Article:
General guidelines for raising puppies




Bulldog litters

The number of puppies in a Bulldog litter can vary from 1 to12, but more often in the region of 4 to7. Smaller litters are usually easier to raise than larger ones and litters with puppies of equal size is preferable to litters where the puppies vary in size. All puppies with visible congenital defects (e.g. cleft palates, walruses) should be euthanazed without exception.


Reviving newborn puppies

Once a puppy has been removed from the mother’s uterus during a caesarian, somebody with the necessary experience should revive it instantly. Firstly the umbilical cord is tied close the puppy's stomach, the excessive part cut off and the stump of the cord disinfected with iodine. The nose and mouth should be cleared of fluid and mucous by cotton swabs. A gentle, controlled, downward swing of the puppy helps to clear fluid from the upper airways by centrifugal force. The puppy is then rubbed vigorously in a towel to remove any wetness and to stimulate breathing. If a puppy does not breath by itself at this stage, a respiratory stimulant (e.g. Dopram) can be administered under the tongue to induce breathing. Proper breathing is one of the most crucial factors in the survival of a Bulldog puppy and should receive great attention. 


Environmental temperature

Regulation of the body temperature of a newborn puppy is poor for the first 8 days of life and does not become fully effective until about 3 weeks of age. The puppy should therefore be protected against draughts and cold. It is preferable that the whole whelping room should be warmed instead of only the whelping box. Recommended ambient temperatures in a puppy room are as follow:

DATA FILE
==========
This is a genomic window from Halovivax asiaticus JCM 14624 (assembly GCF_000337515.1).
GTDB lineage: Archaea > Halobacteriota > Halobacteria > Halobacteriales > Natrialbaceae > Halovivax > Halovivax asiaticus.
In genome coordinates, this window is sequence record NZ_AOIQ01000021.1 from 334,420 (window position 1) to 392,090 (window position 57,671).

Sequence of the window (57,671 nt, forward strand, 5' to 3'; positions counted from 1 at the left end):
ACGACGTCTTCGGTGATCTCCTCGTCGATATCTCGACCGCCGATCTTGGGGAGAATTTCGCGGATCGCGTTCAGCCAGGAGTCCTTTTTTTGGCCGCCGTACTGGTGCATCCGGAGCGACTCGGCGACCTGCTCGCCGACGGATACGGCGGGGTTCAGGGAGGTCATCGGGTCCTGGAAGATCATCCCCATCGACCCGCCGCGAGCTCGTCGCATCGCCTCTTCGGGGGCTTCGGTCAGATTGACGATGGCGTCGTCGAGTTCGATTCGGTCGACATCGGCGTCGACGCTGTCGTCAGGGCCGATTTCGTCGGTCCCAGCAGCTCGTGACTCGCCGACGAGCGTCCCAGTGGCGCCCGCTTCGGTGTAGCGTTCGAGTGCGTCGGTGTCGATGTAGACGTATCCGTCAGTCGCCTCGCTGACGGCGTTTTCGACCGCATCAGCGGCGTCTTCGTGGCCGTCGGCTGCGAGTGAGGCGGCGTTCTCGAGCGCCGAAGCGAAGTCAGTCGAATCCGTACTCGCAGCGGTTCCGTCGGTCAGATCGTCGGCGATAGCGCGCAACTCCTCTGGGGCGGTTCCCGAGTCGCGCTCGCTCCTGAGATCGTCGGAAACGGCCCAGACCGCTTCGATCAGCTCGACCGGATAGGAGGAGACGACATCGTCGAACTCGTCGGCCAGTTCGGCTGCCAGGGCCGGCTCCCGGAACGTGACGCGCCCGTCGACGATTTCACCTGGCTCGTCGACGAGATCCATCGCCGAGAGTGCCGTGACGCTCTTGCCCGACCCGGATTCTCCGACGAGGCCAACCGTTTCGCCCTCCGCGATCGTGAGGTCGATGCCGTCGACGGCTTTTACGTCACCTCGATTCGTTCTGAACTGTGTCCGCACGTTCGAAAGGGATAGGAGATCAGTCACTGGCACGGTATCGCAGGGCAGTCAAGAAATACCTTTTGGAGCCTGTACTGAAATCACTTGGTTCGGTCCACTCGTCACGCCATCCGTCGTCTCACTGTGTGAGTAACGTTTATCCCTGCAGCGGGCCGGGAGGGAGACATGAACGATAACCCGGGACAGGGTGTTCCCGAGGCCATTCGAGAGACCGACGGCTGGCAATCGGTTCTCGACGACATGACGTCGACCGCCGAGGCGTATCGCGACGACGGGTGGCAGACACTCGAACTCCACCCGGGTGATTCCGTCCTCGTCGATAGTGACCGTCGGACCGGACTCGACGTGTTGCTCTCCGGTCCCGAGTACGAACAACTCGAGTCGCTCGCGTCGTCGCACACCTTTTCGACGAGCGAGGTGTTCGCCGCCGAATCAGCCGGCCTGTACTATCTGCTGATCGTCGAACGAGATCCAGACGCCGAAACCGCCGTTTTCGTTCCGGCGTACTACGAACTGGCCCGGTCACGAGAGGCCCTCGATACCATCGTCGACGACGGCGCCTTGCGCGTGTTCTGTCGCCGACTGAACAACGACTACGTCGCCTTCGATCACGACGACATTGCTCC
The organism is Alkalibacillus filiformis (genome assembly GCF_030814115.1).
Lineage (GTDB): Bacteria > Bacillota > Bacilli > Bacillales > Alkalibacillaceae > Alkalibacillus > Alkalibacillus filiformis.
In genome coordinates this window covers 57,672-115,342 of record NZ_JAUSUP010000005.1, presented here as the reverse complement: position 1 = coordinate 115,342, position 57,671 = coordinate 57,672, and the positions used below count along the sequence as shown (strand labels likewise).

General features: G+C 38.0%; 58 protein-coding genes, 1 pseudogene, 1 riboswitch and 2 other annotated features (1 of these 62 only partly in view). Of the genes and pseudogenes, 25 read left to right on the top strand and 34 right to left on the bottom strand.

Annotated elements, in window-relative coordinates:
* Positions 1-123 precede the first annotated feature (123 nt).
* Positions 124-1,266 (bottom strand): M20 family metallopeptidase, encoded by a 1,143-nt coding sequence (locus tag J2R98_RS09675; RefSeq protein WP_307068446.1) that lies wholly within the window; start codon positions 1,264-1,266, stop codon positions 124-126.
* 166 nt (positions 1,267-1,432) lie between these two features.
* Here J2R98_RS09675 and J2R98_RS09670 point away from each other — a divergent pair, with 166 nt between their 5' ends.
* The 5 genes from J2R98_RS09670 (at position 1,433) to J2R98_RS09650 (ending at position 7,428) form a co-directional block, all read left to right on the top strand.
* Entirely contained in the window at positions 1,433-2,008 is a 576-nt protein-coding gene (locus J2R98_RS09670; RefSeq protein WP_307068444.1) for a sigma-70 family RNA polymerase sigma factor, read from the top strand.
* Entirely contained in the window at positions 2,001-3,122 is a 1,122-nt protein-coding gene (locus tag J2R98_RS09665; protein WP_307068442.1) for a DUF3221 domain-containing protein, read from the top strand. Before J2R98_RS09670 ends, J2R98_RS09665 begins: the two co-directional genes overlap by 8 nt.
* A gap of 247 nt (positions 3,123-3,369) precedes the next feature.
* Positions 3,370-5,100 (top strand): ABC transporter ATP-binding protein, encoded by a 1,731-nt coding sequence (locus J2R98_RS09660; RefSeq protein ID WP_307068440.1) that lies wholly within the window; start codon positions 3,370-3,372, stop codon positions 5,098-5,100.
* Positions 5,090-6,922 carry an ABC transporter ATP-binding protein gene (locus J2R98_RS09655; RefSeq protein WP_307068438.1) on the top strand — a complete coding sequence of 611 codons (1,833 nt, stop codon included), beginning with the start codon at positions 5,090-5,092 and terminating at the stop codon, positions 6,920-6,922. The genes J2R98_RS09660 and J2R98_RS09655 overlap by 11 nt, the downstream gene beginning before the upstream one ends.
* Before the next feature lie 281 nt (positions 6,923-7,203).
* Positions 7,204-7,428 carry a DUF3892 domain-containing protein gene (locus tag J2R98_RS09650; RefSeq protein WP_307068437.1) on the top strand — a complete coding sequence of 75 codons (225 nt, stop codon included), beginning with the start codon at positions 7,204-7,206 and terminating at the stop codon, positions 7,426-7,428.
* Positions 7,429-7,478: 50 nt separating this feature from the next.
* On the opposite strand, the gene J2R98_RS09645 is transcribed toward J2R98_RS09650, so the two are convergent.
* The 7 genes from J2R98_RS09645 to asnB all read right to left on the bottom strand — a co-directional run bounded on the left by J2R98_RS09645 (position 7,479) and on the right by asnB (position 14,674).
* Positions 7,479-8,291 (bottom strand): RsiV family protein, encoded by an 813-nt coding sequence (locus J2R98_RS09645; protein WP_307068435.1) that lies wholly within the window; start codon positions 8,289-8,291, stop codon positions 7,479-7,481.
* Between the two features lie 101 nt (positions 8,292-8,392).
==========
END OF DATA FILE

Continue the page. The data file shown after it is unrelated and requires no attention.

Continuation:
1st week:  29˚C ± 1˚C

2nd week: 27˚C ± 1˚C

3rd week: 25˚C ± 1˚C

4th week: 23˚C ± 1˚C

If the temperature is too high, the puppies will start breathing faster and with open mouths, the skin colour will become more red and they will spread out to try to cool down. If the temperature is too low, they will all bundle together in one corner to find warmth and some may whine continuously. A healthy, happy puppy will spend 90% of its time sleeping and will occasionally twitch an ear or a muscle, which is an indication of normal healthy growth of the muscles and nervous system.


Feeding & nursing

It is very important that puppies should drink their first portion of milk, called colostrum, within a few hours after birth as the puppy can only absorb the antibodies in the colostrum for a limited time after birth. The antibodies are essential for the protection of the puppy against viral and bacterial infections during their first few weeks of life.

The following is a general guideline for feeding intervals of puppies up to 3 weeks old, bearing in mind that various factors like the number of puppies in a litter, the size of the puppies and the milk production of the bitch could necessitate adjustment to this intervals: 

1st week – every 3 hours

2nd week – every 4 hours

3rd week – every 4 hours.

In the case of a large litter or low milk production of the bitch, a surrogate milk product can be used to supplement the bitch’s milk, but remember that there is no real substitute for mother’s milk and puppies should drink on the bitch for as long as possible. The normal weaning age for Bulldog puppies is 6 weeks.

The colour and consistency of a puppy’s stool (faeces) can be very helpful to determine the feeding intervals or the quantity of milk intake.  The stool of a normal, healthy puppy is dark brown with a consistency similar to that of toothpaste. When the stool becomes more watery, it is usually a sign that the puppy drinks too much. If this continues for some time, the colour of the stool changes to a more pale and eventually a grayish colour, which indicates that the enzymes of the puppy, which is needed for digestion and absorption of milk, has been depleted. This can be rectified by increasing the feeding periods and/or decreasing the actual feeding time.


Cleaning of puppies

After each feeding, the bitch has to lick each puppy’s perineal region in order to stimulate urination and defecation. A little bit of margarine on this area will encourage a young bitch to lick the puppy and in doing so, to learn this duty. If for some reason the bitch cannot or will not lick the puppy, a wettened piece of cotton can be used to simulate the licking of the bitch. If this activity is not done regularly with each feeding, a puppy may become constipated, show colic symptoms and eventually die if not treated in time. Suspected constipation can be treated by gently squirting 3-5 ml of lukewarm water or liquid paraffin with a syringe into the anus of the puppy.